The Island Breeze Luau is staged at the oceanfront King Kamehameha Kona Beach Resort right at the Kailua-Kona Pier. While this was my second visit to the Island Breeze Luau, it was David’s first. We also met another timeshare traveling couple there, which was especially nice since I had been speaking with her for several weeks leading up to our vacation.
The first thing that caught my attention was the fact that they had changed up their program since my last visit in April 2006. Kudos to the "Island Breeze Productions" folks for keeping it fresh and giving visitors a reason to come back on subsequent visits to the Big Island.
All of the pre-show activities were hosted out on the lawn adjacent to the hotel where the imu (in-ground oven) cooks the kalua pig in a wrapping of banana leaves. We learned how to crack open a coconut in a minute flat...make fish out of palm leaves...and how to do a basic hula dance. Audience participation certainly makes for a fun experience before dinner. If you need help loosening up, enjoy the bottomless canoe of delicious mai tais. For those who choose the non-alcohol version, they have a canoe for you too!
After the imu presentation, the Royal Court arrives on the sandy beach to the beat of the drum and welcome dancing of lovely ladies. The procession makes its way through the grounds for an impressive photo op, after which guests are seated until they are called back to the dinner buffet line.
The buffet meal has pretty much been identical at every luau we’ve attended. We have learned what we like and what we don’t so that we don’t waste plate (and tummy) space on unfamiliar items that aren’t to our liking. I personally load up on the pork, while David allows for the baked fish. The salads at the start of the line are delicious, but it is too easy to fill up your plate there before you even get to the really good stuff. Of course, they will tell you that you must sample poi. I agree, if you’ve never tried it, you owe it to yourself to give it a shot. After that first try, I can assure you it tastes the same everywhere and you don’t need to worry about offending your hosts if you pass the next time!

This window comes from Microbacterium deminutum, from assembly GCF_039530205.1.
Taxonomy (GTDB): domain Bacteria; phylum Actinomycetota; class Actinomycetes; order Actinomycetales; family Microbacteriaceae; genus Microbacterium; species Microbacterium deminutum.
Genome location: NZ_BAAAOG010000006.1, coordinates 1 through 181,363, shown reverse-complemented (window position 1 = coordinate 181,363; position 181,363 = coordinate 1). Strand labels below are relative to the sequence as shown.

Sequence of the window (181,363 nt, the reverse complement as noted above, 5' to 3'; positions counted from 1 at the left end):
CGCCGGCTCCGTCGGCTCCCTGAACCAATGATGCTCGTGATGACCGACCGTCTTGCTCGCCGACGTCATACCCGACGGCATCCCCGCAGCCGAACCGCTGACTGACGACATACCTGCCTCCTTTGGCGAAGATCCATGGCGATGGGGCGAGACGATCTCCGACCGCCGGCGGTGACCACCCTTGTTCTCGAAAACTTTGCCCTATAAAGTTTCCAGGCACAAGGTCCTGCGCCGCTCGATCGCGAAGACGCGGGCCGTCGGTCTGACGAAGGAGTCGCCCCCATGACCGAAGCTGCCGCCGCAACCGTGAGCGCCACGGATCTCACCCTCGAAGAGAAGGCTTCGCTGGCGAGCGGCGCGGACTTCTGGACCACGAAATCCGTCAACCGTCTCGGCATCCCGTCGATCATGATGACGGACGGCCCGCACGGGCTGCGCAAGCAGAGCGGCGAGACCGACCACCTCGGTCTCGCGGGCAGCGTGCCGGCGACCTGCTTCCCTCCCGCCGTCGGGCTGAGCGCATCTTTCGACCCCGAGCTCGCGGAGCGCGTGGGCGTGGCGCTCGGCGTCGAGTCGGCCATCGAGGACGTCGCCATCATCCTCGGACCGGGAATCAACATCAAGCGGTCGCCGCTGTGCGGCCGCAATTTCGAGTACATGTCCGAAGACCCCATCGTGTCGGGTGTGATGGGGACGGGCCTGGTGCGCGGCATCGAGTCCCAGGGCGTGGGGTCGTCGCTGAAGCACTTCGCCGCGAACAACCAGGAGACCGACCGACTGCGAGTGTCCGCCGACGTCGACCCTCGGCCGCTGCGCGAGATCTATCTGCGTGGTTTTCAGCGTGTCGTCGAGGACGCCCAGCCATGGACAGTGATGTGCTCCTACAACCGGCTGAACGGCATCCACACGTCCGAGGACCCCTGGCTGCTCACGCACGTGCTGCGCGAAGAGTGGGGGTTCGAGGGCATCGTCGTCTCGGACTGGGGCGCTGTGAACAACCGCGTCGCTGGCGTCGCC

Dessert almost always includes a coconut gelatin much like jello, as well as a white coconut cake and sometimes pineapple up-side-down cake. Mmmmmm...I love the up-side-down cake!
Once you have your dinner plate, there is probably 15 to 20 minutes to eat and refresh your beverages, before the show starts. Island Breeze does a nice job of telling the history of the South Pacific Islands, not only of Hawaii. I have always enjoyed luau shows and this visit was no exception. The music and dancing is said to be authentic and the choreography is well done and entertaining. The other couple who joined us had never been to a luau and commented at how surprised they were at the quality of the event.
Luaus are one of the standard discounted items you’ll find throughout Hawaii. I would never pay face value for one...I don’t think anyone else does either! This particular event has a list price of around $70 per person for adults. You can find discount coupons in many of the local tourist publications, as well as the Entertainment Book for Hawaii. Additionally, I would venture to guess that luau tickets are probably the number one "gift" given to those willing to take a timeshare presentation. The number of vouchers for tickets I saw at the registration desk was probably 4:1. We had bought our tickets in advance through eBay seller Hawaii Savers. We were able to get ours for essentially half price.
More information including up to date pricing and show dates can be found on their website: www.islandbreezeluau.com.